Chris Ruffoni - Solarphones  (CS ThemThere Records)

Chris Ruffoni’s ‘Solarphones’ can be taken two way. Firstly, you can just listen to the music and take it at face value. The album consists for two 22-minute songs. Each one consists of, what sounds like, stringed instruments being strummed, plucked, and hammered. These aren’t abrasive sounds, far from it. Sections wouldn’t have been out of place in Stanley Kubrick’s 1750s period epic Barry Lyndon. The melodies are graceful, captivating, but there is an ad hoc, almost ramshackle, vibe to them. Once you’ve heard one you get the impression that you won’t be hearing it again, and if you do it won’t be the same. Then this brings up to the second way to experience ‘Solarphoes’ to understand how the music was created and recorded.  

At its heart, ‘Solarphones’ is the intricate sound of solar powered instruments devised, and created, by Ruffoni and John Robertson-Dwyer at Vortex Studios, Huddersfield. Each instrument is powered by a small solar panel that allows the chaotic mechanical system contained within bespoke wooden enclosures, each containing 7 tuneable guitar strings. Each instrument plays a random note based on the amount of sun light. Ruffoni and Robertson-Dwyer devised each instrument to only work when in direct sunlight, meaning that there is no battery or capacitor to store energy. This means that the only time to hear the music is when the instruments are working. The intensity of the sunlight means that the performance will never be repeated.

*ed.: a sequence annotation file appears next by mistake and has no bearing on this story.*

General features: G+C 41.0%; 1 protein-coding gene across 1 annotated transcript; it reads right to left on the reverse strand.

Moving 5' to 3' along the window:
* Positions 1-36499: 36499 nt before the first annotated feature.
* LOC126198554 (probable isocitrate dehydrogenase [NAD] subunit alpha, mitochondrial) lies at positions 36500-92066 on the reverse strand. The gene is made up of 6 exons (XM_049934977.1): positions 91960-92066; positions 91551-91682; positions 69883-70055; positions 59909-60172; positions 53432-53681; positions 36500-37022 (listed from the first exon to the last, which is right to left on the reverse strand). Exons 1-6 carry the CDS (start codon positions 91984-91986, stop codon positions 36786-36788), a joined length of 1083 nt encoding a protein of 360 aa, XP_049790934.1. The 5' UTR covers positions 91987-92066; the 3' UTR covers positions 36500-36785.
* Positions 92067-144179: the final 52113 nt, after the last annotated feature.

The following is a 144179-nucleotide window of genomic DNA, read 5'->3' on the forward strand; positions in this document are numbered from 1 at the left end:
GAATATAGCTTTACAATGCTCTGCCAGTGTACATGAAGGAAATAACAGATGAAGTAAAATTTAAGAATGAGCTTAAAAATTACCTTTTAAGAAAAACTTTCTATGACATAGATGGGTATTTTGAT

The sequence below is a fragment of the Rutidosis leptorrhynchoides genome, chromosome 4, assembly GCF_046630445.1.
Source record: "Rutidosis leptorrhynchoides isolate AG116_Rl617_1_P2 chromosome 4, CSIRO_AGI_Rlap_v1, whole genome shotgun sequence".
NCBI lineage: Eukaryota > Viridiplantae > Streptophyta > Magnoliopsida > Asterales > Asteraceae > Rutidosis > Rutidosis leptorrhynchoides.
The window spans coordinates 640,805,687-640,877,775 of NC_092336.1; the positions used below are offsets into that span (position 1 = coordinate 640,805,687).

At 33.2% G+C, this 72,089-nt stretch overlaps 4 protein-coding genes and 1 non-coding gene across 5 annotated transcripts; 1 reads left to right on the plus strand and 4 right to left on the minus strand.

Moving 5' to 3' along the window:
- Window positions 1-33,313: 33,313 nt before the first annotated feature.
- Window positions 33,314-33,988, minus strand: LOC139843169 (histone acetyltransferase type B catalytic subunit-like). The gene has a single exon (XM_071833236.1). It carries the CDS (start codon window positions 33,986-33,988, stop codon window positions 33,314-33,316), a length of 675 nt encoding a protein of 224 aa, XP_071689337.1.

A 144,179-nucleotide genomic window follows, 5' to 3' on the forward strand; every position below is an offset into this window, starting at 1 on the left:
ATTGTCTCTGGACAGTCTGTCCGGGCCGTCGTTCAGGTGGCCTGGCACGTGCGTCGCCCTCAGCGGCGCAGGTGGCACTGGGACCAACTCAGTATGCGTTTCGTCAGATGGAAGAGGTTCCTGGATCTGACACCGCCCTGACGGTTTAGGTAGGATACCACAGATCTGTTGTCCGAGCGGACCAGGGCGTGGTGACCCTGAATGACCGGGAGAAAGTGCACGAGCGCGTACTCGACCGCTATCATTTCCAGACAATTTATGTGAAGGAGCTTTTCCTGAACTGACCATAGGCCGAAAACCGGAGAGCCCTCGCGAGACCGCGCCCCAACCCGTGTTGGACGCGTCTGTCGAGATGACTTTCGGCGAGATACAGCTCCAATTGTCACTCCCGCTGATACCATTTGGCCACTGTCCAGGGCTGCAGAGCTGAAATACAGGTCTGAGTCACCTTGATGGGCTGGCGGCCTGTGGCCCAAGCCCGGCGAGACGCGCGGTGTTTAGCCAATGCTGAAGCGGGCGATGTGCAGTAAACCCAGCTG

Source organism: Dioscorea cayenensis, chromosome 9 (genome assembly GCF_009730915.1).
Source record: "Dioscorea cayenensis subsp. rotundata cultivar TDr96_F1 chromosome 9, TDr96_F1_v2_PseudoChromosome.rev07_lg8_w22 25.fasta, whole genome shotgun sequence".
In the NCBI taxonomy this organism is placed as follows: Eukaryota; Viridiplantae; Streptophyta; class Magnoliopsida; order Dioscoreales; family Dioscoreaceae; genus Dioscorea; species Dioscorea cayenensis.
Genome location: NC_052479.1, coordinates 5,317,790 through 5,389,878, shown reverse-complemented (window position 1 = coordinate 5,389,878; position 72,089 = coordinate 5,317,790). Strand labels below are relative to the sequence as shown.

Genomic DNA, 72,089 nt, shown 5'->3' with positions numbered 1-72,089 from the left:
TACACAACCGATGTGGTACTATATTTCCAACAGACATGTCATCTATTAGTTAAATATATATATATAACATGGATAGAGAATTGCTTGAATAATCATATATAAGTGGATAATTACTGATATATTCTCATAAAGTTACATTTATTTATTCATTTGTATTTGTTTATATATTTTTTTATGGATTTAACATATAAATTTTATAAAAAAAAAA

The recordings, effectively field recordings, of the performances were recorded in West Yorkshire in fields, woodlands, and near reservoirs. Throughout the there is a constant bleed from the natural world. Sheep baa, birds tweet, insects fly near the microphones. These sounds ground the recordings not in a sterile studio, but in our world. They give them a living, breathing feeling so they become far more than just a piece of music, but a piece of music that is interacting with the ‘real’ world.  

After playing the album on loop for longer than I care to disclose, I’ve come to the conclusion that you don’t listen to ‘Solarphones’, you indulge in it. The music is so rich you savour it. Each note, tone and vibration are so luxurious stay with it until it has rung its last. This is an album that can either get you through a busy afternoon at work by blending into the background or can utterly consume you, by delivering intricate melody after intricate melody while you contemplate your place in everything as you wind down in the evening. NR